Question

Audit firm Grant Thornton had prepared financial reports for use by the board of directors of First National Bank of Keystone (Keystone) in response to an investigation by the Office of the Comptroller of the Currency (OCC) that raised questions about the value of Keystone’s loan portfolio. Stan Quay, a partner at Grant Thornton, was in charge of the 1998 audit. On March 24, 1999, Quay presented several members and prospective members of Keystone’s board and Keystone’s shareholders with draft copies of Keystone’s 1998 financial statements and told them that Keystone was going to get an unqualified or “clean” audit opinion on its 1998 financial statements.
In April 1999, and despite the fact that Keystone was in fact insolvent at the end of 1998, Grant Thornton issued a clean audit report for Keystone. The audit report contained the following statement: “This report is intended for the information and use of the Board of Directors and Management of The First National Bank of Keystone and its regulatory agencies and should not be used by third parties for any other purpose.”
Gary Ellis, a president of another bank, was being recruited in early 1999 by the Keystone board to take the president’s position at Keystone. Following the Keystone board meeting on March 24, 1999, Ellis met Quay and two other outside directors at a bar at the Fincastle Country Club. Quay spoke with Ellis and the two outside directors because Keystone did not have a chief financial officer, thus making Quay the only person capable of going over the financial statements with the others. At the country club, Quay told Ellis and the two outside directors that Keystone was going to receive a “clean [audit].” Ellis also attended the March 25, 1999, shareholders’ meeting at which Quay informed the group that Grant Thornton was going to give Keystone a clean audit opinion for 1998. On March 30, 1999, Ellis visited Keystone. During this visit, Quay told Ellis once again that Keystone would receive a clean audit opinion for 1998.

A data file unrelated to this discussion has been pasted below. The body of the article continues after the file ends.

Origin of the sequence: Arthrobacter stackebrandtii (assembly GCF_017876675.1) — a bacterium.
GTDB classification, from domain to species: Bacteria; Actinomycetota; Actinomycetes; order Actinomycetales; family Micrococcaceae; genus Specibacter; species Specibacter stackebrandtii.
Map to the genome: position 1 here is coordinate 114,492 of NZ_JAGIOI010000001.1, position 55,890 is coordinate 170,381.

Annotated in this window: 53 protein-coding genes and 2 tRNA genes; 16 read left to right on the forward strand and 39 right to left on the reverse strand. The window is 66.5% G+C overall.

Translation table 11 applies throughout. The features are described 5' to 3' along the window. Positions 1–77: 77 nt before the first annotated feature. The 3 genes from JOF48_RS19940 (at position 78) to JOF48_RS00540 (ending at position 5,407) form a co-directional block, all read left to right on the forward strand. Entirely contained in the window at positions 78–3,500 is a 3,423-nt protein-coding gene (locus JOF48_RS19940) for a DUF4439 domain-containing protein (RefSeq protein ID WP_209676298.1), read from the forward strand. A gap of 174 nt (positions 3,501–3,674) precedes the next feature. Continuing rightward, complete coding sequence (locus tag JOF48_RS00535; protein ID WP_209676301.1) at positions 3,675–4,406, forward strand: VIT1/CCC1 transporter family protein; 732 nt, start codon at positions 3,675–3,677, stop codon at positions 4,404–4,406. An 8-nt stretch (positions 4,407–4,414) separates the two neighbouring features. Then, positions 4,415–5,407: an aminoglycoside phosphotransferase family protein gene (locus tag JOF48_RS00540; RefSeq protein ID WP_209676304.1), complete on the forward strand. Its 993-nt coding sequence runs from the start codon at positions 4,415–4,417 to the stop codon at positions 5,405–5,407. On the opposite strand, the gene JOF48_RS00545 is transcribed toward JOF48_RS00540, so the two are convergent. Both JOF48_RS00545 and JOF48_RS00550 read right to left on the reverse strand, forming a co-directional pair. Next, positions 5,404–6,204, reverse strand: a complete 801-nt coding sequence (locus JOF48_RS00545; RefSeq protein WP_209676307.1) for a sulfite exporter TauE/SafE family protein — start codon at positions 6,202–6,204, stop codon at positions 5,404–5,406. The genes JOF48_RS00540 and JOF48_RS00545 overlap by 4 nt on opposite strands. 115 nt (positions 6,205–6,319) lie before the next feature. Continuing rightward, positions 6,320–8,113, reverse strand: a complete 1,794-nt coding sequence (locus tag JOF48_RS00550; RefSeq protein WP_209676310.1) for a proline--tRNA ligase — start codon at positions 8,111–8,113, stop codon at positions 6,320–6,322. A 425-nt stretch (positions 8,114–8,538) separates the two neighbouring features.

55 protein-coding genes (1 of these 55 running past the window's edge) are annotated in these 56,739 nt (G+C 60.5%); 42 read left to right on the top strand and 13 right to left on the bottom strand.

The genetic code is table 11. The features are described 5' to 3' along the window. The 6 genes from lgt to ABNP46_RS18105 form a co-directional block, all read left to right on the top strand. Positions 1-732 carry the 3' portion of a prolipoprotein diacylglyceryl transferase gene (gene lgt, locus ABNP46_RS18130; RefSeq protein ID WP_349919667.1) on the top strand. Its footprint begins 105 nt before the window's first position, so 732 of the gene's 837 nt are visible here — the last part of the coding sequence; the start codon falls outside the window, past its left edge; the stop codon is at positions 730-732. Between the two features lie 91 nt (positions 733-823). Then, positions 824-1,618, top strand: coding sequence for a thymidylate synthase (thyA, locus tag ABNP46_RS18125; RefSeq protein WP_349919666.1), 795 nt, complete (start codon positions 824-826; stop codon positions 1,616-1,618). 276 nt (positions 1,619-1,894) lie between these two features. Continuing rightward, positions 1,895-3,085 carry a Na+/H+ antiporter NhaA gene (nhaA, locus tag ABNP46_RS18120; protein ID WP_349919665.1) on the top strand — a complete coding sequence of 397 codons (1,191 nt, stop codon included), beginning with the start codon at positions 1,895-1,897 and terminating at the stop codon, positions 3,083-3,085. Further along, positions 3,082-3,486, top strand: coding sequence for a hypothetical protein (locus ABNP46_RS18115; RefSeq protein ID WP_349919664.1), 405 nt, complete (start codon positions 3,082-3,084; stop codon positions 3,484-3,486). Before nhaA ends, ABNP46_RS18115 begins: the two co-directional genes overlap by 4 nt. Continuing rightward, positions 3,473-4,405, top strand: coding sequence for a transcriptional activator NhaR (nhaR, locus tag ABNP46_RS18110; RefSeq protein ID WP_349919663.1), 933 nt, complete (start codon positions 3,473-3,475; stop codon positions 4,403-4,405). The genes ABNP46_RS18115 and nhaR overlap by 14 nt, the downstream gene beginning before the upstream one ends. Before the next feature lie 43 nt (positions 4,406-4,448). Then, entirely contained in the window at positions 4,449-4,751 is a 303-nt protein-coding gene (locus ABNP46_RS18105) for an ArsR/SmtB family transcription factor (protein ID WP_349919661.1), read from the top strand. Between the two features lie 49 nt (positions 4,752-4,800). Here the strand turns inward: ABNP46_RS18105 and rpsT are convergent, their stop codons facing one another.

Ellis signed a two-year contract at a base salary of $375,000 plus benefits, including the use of a corporate vehicle and a country club membership. He also purchased $49,500 in Keystone stock. By September 1999, Keystone Bank was closed. Ellis filed suit against Grant Thornton. The district court ruled in favor of Ellis on his negligent misrepresentation claim and found that he was entitled to $2,419,233 in damages. Grant Thornton appealed. Is this verdict correct? Explain why or why not Grant Thornton is liable for the loss of the job. [Ellis v. Grant Thornton LLP, 530 F.3d 280 (4th Cir. 2008)]



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  • CreatedJune 06, 2014
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